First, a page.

The information provided on this page was correct at the time of publication (October/November 2022). For complete and up-to-date information about this course, please visit the relevant University of Oxford course page via www.graduate.ox.ac.uk/ucas. The DPhil in International Development provides an opportunity for outstanding students to pursue in-depth multi- and interdisciplinary research, guided by leading scholars in the field, into processes of social, political and economic development and change in the global South. Academics at the Oxford Department of International Development (ODID) can offer supervision in a wide range of subjects, including migration, refugees and humanitarianism; urban, agrarian and environmental development; political and social change and conflict; state-making and disciplinary regimes; public health and social policies; global governance, diplomatic studies, and security; economic growth and structural transformation; macroeconomics and public finance; firms and households; poverty and inequality; and technology. The department also has close connections with other departments and research centres across the University. As a DPhil student you will undertake your own original research project under the guidance of your supervisor, whom you will typically meet two to three times a term. The supervisor will help develop and guide your project and, at later stages, provide feedback on chapter drafts. However, you will work to a significant extent on your own, and you will need a high level of motivation and self-discipline. During an initial probationary period as a Probationer Research Student (PRS), you will develop and begin work on your thesis topic. You will be offered training in relevant research methods, language, computing and other skills, and you will have the opportunity to attend lectures, seminars and classes in your general topic area. Full-time students are expected to be resident in Oxford for the PRS period. As a PRS, you will also take one taught course, either in research methods or from an Oxford master’s degree relevant to your research, which will be examined. Full-time students usually transfer to full DPhil status by the end of their first year and part-time students usually transfer by the end of their second year. Following satisfactory progress and transfer to full DPhil status, you may leave Oxford for up to three terms (six terms for part-time students) in order to conduct fieldwork, if the project requires. You will then continue the course by carrying out your own research under the guidance of your supervisor, with whom you will continue to meet or correspond with regularly. Full-time students should return to Oxford after fieldwork for at least three terms. Time to completion depends on the complexity of an individual student’s research programme and on the amount of fieldwork that may be required. The University considers that the normal time for completion of the DPhil should be three to four years (four to eight years for part-time), or for students who transfer to the DPhil after the MPhil in Development Studies two to three years (four to six years for part-time), although the exact time will vary depending on the complexity and ambition of the project. In exceptional circumstances there are procedures in place which allow students to apply for extensions of time or to suspend their status for fixed periods of time.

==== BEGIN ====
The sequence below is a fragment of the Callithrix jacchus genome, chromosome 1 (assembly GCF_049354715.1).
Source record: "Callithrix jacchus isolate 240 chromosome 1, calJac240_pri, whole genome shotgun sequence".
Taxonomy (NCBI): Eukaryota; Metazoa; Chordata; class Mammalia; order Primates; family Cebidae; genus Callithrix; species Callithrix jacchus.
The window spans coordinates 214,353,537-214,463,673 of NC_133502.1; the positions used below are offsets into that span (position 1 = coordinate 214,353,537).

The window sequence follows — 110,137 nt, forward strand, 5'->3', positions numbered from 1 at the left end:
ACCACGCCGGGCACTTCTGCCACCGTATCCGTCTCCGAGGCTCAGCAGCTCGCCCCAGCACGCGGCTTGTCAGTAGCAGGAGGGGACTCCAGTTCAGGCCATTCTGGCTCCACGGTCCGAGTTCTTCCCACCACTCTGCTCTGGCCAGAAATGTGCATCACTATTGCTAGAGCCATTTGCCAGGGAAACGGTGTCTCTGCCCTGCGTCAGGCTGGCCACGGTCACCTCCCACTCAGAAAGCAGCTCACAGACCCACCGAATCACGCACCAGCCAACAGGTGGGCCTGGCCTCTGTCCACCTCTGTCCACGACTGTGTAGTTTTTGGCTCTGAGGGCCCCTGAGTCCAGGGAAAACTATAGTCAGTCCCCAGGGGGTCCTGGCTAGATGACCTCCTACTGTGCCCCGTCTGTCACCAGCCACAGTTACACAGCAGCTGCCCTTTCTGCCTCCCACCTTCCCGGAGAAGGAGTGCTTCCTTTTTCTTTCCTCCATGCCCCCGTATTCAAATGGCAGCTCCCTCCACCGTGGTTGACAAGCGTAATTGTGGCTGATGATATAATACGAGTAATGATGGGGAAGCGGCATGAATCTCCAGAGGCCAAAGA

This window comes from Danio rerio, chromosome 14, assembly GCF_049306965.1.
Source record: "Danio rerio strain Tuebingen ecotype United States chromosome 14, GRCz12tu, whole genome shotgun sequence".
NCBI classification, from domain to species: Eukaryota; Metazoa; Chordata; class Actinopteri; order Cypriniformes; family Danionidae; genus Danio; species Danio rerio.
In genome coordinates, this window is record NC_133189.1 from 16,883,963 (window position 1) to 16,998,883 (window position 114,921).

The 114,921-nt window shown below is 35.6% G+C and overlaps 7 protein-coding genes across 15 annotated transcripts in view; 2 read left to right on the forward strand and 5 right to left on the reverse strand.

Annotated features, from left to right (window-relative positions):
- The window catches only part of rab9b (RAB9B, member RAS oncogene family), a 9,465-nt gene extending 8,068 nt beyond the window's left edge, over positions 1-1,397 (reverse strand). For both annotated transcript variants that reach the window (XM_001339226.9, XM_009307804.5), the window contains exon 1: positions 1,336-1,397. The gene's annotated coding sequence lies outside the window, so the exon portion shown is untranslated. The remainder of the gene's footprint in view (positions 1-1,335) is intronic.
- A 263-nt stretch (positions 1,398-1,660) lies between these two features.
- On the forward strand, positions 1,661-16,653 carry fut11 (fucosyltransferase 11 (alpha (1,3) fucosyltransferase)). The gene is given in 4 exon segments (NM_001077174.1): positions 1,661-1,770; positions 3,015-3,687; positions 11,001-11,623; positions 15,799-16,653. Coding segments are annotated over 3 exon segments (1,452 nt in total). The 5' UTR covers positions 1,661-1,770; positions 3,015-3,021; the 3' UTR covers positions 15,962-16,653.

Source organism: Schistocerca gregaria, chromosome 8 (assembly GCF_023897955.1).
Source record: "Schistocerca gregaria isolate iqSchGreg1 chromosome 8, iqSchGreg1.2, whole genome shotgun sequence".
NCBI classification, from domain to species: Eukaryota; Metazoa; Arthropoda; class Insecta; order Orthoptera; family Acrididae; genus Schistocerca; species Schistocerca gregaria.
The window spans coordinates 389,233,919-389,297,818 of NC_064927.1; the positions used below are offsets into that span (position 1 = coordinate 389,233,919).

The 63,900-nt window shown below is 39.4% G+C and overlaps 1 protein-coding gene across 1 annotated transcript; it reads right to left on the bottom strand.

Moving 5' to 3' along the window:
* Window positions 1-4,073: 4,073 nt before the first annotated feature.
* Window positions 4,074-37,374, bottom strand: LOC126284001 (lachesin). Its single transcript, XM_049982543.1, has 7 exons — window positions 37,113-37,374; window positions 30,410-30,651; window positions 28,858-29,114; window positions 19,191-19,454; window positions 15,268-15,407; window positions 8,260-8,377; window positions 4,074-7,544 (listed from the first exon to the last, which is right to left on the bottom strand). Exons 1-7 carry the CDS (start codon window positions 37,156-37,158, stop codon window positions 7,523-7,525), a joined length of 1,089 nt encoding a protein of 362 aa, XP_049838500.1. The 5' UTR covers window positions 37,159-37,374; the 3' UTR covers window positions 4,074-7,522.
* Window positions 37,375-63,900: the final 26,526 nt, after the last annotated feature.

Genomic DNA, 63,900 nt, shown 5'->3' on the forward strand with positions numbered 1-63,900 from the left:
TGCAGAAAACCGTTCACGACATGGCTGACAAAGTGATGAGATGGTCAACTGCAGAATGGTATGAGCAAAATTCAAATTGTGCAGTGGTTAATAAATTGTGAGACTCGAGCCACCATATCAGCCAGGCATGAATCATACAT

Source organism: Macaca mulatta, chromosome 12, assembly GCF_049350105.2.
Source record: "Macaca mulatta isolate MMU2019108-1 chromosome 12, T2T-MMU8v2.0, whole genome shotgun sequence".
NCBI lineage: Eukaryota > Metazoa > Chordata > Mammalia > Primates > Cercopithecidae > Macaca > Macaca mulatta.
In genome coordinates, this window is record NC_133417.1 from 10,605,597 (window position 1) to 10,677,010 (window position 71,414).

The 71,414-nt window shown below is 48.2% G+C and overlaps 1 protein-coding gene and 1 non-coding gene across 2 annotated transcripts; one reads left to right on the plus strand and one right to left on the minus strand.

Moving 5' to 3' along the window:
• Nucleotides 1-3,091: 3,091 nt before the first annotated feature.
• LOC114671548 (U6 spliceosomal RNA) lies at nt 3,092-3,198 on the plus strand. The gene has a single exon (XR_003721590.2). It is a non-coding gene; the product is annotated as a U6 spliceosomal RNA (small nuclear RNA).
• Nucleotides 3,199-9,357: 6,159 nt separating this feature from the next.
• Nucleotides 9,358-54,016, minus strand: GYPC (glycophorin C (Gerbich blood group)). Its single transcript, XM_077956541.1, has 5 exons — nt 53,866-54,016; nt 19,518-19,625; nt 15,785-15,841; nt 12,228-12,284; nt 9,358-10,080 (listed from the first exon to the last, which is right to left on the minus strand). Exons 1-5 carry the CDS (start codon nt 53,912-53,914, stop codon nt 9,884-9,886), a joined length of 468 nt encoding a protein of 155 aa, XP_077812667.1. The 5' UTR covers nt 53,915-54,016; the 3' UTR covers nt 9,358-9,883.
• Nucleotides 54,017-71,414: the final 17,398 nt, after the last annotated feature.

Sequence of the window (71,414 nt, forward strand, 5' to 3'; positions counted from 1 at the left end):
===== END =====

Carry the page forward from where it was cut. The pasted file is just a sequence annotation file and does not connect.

For complete and up-to-date information about this course, please visit the relevant University of Oxford course page via www.graduate.ox.ac.uk/ucas
Fees and funding
No fee information has been provided for this course